With increasing numbers of Canadian university students reporting an urgent need for help with mental health issues, postsecondary institutions across the country are rapidly expanding and revitalizing their approaches to service delivery for students experiencing high levels of stress, anxiety, depression and other serious mental-health issues.
At McGill University, a new approach has been bolstered by $14 million, in part from the Montreal-based Rossy Foundation. The money will fund a new student health and wellness service centre, teams of clinically trained “local wellness advisors” embedded in faculties and departments, a one-stop website for student health and wellness information and appointment bookings, and online tools to help students manage stress and learn coping skills.
It’s known as a “hub and spoke” model, with the Rossy Student Wellness Hub, set to open this September, acting as the physical space at the centre of all student health services, including counselling and psychiatric services. The local wellness advisors are the “spokes” connecting it to the rest of campus.
“We’re reinventing how we work with students to ensure their psychological well-being,” says Vera Romano, director of McGill’s student wellness hub. Many months of research and consultation with students, faculty and staff at the university revealed that “the number one presenting problem” for students is anxiety and depression, says Dr. Romano. Sleep issues, difficulty juggling academic work with jobs, feelings of isolation and loneliness, and financial stress are commonly in the mix.
McGill refers to the new approach as “holistic,” meaning students have many resources to choose from: one-on-one counselling, group psychotherapy, peer support, faculty-based health and wellness workshops, and online tools that help students form good mental-health habits to prevent more serious issues from arising. “It’s not just one modality, but more about matching services with the student, so they’re better tailored to their needs,” says Dr. Romano. She emphasizes that the services they offer are evidence-based and that their outcomes will be evaluated as students use these programs and services that are now available to them.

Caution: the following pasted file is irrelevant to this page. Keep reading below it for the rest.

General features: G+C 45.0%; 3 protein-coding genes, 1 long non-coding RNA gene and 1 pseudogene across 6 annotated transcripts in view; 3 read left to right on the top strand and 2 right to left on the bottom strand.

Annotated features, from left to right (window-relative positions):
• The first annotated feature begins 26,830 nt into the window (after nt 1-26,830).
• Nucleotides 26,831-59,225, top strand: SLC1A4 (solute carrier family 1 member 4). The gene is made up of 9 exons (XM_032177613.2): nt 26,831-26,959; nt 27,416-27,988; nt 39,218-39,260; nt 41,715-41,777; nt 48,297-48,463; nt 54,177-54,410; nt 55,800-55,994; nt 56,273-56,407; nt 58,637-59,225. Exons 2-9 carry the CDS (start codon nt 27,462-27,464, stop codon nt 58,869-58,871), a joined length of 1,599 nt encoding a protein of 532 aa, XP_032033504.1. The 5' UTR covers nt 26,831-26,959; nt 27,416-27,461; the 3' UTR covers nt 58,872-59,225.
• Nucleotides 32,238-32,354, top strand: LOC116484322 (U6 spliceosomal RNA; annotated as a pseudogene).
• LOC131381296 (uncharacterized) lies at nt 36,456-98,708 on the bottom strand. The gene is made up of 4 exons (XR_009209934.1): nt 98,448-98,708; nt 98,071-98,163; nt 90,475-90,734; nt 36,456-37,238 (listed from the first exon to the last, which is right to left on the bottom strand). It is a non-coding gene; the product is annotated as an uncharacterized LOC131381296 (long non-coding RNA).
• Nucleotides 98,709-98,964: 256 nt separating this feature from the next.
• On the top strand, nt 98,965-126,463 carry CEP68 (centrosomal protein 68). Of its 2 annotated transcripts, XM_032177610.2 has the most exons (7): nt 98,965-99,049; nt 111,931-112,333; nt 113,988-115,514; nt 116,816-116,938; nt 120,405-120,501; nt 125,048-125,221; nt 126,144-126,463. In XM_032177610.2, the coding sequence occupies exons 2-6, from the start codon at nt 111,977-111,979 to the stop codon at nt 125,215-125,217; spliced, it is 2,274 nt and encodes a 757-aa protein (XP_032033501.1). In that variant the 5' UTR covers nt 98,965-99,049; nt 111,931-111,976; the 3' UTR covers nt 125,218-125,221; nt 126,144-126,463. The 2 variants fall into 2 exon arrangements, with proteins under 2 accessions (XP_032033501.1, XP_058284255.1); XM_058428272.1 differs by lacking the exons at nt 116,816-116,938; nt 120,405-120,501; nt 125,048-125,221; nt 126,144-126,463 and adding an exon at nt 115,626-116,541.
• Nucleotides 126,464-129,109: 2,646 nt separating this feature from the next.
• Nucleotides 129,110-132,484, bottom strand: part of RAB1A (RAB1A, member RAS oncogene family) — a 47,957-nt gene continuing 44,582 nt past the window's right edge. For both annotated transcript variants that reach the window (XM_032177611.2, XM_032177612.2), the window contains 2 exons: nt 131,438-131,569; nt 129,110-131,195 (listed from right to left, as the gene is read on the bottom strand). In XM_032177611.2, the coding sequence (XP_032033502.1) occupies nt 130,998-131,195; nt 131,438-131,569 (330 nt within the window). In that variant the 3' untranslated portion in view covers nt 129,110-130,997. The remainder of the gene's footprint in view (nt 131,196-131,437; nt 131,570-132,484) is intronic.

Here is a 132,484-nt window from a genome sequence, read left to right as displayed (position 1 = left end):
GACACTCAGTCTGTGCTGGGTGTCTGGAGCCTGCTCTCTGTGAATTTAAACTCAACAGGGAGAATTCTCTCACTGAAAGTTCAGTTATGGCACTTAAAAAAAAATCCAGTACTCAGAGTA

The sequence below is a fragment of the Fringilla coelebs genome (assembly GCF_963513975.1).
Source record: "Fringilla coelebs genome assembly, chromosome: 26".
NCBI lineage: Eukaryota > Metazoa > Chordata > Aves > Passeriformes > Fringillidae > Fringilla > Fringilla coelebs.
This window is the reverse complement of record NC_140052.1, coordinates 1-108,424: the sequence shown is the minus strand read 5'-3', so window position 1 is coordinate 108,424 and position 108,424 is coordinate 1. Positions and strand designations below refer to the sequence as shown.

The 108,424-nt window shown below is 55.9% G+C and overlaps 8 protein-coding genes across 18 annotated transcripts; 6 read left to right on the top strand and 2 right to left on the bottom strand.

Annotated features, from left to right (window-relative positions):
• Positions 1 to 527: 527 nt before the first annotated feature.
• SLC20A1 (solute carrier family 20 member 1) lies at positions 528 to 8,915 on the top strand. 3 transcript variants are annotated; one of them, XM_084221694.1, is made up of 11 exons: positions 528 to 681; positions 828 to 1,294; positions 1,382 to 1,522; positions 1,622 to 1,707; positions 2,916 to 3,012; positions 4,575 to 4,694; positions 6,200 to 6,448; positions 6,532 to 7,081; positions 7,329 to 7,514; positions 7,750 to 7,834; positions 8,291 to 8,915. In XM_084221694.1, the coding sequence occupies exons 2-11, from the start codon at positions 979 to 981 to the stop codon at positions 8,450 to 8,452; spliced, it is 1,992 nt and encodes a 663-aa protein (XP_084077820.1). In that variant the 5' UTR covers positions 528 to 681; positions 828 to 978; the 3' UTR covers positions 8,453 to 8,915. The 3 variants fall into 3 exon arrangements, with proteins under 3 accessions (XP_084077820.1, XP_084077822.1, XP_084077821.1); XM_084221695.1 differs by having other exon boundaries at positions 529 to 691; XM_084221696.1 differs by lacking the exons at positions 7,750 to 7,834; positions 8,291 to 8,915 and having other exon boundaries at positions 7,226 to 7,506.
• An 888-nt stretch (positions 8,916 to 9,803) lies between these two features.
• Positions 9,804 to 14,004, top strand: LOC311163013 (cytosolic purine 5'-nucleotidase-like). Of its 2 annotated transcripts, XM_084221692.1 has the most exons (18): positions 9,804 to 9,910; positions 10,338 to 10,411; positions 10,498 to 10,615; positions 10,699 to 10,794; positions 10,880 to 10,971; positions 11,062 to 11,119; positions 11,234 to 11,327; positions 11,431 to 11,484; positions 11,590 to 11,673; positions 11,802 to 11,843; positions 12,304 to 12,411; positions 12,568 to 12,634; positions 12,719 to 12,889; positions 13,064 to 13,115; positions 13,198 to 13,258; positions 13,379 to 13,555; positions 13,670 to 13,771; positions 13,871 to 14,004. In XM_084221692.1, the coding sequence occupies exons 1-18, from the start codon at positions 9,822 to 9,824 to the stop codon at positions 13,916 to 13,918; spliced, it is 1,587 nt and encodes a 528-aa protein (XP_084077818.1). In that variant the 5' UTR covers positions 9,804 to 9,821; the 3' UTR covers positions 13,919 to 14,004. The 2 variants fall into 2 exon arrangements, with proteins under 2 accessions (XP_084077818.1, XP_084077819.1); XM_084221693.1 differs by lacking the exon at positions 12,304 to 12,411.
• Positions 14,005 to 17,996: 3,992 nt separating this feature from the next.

A key goal is to focus on prevention. “If you intervene early on, you can avoid a huge crisis,” says Shannon Walsh, one of seven local wellness advisors currently working on campus (the team will grow by five advisors in the fall). “We’re embedding the services where the students live and learn. It’s creating a community of care. We’re not sitting in our offices waiting for them to come in and get in line.”
The role of the advisor, says Ms. Walsh, is that of an “ambassador of well-being.” Advisors host themed wellness workshops and talks within the academic faculties, and offer students and concerned faculty members referrals to resources that would best suit the situation. “Freshmen have particular needs, international students have unique challenges. For them, we are rich connectors to resources,” she says. Eventually advisors will be embedded in residence halls, athletics and other departments. They will also be available for one-on-one appointments.
McGill’s evolving response to student mental health is part of a larger trend on campuses across the country. Notably, institutions are seeing more involvement and funding from philanthropic foundations such as the Rossy Foundation, which is also in a partnership with the Mental Health Commission of Canada, Universities Canada and other groups to develop a national postsecondary student health and safety standard.
“It does show how philanthropic organizations can have an impact on the mental health of students,” says Elizabeth Cawley, the Medavie Healthy Campuses Coordinator for the Association of Atlantic Universities. Dr. Cawley helped develop the AAU’s student mental-health service model based on the “stepped care” approach pioneered by Peter Cornish, director of counselling services at Memorial University. As with the McGill “hub and spoke” model, stepped-care gives students access to a spectrum of services, depending on the type and severity of their problem.
Partnerships and a wide scope of services are the way of the future when it comes to addressing student mental health, says Dr. Cawley, who earned her PhD in psychiatry from McGill. “The Rossy Foundation saw that they [McGill] weren’t going back to the old model, but rather they were looking at innovative solutions, which is absolutely what we need to do.”